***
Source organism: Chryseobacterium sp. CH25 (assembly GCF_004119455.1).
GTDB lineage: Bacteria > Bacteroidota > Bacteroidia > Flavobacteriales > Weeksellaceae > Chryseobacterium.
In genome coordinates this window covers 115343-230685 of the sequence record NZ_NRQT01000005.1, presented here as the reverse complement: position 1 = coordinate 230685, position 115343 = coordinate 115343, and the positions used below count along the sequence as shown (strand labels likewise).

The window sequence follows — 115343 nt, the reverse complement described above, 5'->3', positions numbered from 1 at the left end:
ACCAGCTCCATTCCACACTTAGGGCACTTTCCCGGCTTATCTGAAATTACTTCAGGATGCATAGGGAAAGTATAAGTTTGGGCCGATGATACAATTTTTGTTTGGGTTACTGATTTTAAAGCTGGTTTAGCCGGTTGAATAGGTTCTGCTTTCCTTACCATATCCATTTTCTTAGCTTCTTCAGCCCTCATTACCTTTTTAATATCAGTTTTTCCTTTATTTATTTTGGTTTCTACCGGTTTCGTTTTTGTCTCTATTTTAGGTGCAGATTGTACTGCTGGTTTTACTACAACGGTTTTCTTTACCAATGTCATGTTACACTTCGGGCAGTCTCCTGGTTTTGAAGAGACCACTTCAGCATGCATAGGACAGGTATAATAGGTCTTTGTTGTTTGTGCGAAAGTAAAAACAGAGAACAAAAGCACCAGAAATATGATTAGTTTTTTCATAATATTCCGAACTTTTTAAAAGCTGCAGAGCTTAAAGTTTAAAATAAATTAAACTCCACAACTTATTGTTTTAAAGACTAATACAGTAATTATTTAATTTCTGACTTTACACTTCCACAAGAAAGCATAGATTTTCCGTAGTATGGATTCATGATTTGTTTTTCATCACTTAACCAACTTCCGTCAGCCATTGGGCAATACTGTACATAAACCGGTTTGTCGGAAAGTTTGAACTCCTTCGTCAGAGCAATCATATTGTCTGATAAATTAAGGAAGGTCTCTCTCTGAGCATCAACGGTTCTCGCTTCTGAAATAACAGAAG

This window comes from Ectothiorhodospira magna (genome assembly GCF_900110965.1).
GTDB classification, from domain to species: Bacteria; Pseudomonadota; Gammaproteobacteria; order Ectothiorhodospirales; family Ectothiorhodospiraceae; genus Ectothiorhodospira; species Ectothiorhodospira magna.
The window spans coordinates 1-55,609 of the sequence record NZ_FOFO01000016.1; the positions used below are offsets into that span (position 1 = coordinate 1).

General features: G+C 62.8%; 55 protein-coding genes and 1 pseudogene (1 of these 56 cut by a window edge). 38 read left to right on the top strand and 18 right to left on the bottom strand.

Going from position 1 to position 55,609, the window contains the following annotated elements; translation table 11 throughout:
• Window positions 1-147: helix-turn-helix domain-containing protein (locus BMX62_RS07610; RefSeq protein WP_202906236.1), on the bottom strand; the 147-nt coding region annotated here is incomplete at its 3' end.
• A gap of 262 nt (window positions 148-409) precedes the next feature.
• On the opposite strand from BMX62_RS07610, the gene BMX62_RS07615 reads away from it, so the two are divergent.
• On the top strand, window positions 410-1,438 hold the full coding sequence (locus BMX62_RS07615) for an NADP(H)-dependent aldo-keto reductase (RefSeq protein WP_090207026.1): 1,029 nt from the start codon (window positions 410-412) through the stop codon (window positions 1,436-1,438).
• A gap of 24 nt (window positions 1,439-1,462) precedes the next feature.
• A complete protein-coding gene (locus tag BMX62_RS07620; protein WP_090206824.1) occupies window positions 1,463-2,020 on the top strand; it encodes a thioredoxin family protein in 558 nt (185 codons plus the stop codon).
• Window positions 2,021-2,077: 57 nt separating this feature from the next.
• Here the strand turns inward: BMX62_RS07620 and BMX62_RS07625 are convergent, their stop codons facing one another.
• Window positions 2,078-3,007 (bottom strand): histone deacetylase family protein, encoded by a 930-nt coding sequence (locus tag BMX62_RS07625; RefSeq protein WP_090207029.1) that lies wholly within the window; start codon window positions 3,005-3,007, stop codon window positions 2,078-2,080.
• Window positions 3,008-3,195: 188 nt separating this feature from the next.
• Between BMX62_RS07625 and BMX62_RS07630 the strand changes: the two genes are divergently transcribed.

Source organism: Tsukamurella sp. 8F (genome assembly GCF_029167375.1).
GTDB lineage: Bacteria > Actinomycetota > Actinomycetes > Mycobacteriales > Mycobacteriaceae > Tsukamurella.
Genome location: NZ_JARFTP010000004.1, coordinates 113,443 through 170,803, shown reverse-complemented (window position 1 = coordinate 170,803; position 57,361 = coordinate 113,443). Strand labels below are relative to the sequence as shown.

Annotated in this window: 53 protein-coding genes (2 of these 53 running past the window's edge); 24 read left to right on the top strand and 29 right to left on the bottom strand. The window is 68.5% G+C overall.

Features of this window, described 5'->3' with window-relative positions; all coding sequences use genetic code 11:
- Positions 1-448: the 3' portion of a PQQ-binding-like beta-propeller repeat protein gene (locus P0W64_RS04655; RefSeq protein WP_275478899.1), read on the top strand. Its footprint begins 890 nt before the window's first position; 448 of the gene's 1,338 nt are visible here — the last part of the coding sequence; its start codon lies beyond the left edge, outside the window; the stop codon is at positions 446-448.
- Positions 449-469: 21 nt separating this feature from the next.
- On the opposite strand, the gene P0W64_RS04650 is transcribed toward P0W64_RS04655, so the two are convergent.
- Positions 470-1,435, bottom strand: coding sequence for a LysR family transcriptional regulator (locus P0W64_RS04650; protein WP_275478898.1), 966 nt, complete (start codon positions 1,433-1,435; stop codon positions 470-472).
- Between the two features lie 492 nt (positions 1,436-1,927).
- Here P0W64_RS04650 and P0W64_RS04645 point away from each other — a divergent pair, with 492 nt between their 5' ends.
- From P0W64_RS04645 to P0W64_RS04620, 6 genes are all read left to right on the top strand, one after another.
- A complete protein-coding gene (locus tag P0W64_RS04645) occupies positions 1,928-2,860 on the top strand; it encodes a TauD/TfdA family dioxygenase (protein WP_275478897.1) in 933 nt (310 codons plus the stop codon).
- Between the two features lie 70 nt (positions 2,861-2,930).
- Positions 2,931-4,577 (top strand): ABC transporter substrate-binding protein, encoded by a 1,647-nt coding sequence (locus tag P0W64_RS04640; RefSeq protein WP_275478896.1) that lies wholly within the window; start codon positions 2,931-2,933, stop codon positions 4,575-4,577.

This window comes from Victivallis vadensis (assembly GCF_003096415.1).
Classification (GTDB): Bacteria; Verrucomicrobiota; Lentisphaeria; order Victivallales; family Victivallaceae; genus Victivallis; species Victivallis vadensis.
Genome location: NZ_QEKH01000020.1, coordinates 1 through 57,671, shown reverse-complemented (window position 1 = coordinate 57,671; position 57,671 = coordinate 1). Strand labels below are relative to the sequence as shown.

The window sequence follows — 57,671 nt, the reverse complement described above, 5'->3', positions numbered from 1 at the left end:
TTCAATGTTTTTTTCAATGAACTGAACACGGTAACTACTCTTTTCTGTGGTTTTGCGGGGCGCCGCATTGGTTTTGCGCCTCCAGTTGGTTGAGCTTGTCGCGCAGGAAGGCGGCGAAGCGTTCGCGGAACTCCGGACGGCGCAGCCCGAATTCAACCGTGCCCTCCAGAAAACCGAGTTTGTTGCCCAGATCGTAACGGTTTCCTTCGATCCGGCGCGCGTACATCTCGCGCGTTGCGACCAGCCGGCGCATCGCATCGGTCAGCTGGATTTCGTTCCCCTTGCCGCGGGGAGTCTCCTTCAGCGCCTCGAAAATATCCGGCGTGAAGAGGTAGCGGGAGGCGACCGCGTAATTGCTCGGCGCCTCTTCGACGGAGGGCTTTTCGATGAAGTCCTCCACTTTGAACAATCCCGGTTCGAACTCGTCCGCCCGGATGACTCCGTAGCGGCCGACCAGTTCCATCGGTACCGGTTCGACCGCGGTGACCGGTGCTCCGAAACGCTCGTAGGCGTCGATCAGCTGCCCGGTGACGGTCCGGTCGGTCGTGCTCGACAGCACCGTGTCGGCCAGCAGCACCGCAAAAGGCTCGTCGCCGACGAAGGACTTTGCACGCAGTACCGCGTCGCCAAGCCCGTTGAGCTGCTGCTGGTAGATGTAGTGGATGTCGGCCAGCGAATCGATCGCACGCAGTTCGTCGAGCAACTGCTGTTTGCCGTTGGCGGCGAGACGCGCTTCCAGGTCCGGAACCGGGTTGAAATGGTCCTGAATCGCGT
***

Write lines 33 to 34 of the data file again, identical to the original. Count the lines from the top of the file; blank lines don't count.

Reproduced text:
- From P0W64_RS04645 to P0W64_RS04620, 6 genes are all read left to right on the top strand, one after another.
- A complete protein-coding gene (locus tag P0W64_RS04645) occupies positions 1,928-2,860 on the top strand; it encodes a TauD/TfdA family dioxygenase (protein WP_275478897.1) in 933 nt (310 codons plus the stop codon).